What is a "phantom powered" microphone? Does that mean that the microphone draws its power from a remote source?
Phantom power is used with condenser microphones. It is called phantom power because there is no obvious external power supply for the condenser mic; the power supply is invisible and therefore a "phantom." The mixer sends voltage up the same wires that the audio is traveling down. Thus, the microphone is receiving the power remotely from the mixer.
Phantom power is a DC voltage (usually 12-48 volts) used to power the electronics of a condenser microphone. For some (non-electret) condensers it may also be used to provide the polarizing voltage for the element itself. This voltage is supplied through the microphone cable by a mixer equipped with phantom power or by some type of in-line external source. The voltage is equal on Pin 2 and Pin 3 of a typical balanced, XLR-type connector. For a 48 volt phantom source, for example, Pin 2 is 48 VDC and Pin 3 is 48 VDC, both with respect to Pin 1 which is ground (shield).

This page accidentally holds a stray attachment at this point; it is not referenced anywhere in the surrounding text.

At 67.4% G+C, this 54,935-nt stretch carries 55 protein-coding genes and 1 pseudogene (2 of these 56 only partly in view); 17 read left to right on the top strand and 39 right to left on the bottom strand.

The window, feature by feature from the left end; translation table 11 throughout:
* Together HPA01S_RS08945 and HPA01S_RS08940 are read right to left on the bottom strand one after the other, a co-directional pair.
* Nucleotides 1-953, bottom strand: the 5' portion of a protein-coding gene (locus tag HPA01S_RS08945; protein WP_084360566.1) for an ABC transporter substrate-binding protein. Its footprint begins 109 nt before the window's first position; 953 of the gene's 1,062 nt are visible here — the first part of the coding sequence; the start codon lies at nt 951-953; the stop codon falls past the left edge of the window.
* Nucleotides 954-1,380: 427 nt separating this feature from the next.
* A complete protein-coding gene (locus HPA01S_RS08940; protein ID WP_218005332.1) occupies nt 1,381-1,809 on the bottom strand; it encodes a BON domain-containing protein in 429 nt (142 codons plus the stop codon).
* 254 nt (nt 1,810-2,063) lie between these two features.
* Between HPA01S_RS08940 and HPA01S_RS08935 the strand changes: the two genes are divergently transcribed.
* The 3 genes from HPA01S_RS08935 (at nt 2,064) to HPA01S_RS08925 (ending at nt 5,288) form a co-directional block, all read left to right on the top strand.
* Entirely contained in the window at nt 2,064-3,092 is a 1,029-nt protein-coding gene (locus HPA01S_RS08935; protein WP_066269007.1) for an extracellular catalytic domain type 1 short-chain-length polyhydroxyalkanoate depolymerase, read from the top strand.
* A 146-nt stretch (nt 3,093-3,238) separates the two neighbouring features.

Because the voltage is exactly the same on Pin 2 and Pin 3, phantom power will have no effect on balanced dynamic microphones: no current will flow since there is no voltage difference across the output. In fact, phantom power supplies have current limiting which will prevent damage to a dynamic microphone even if it is shorted or miswired. In general, balanced dynamic microphones can be connected to phantom powered mixer inputs with no problem.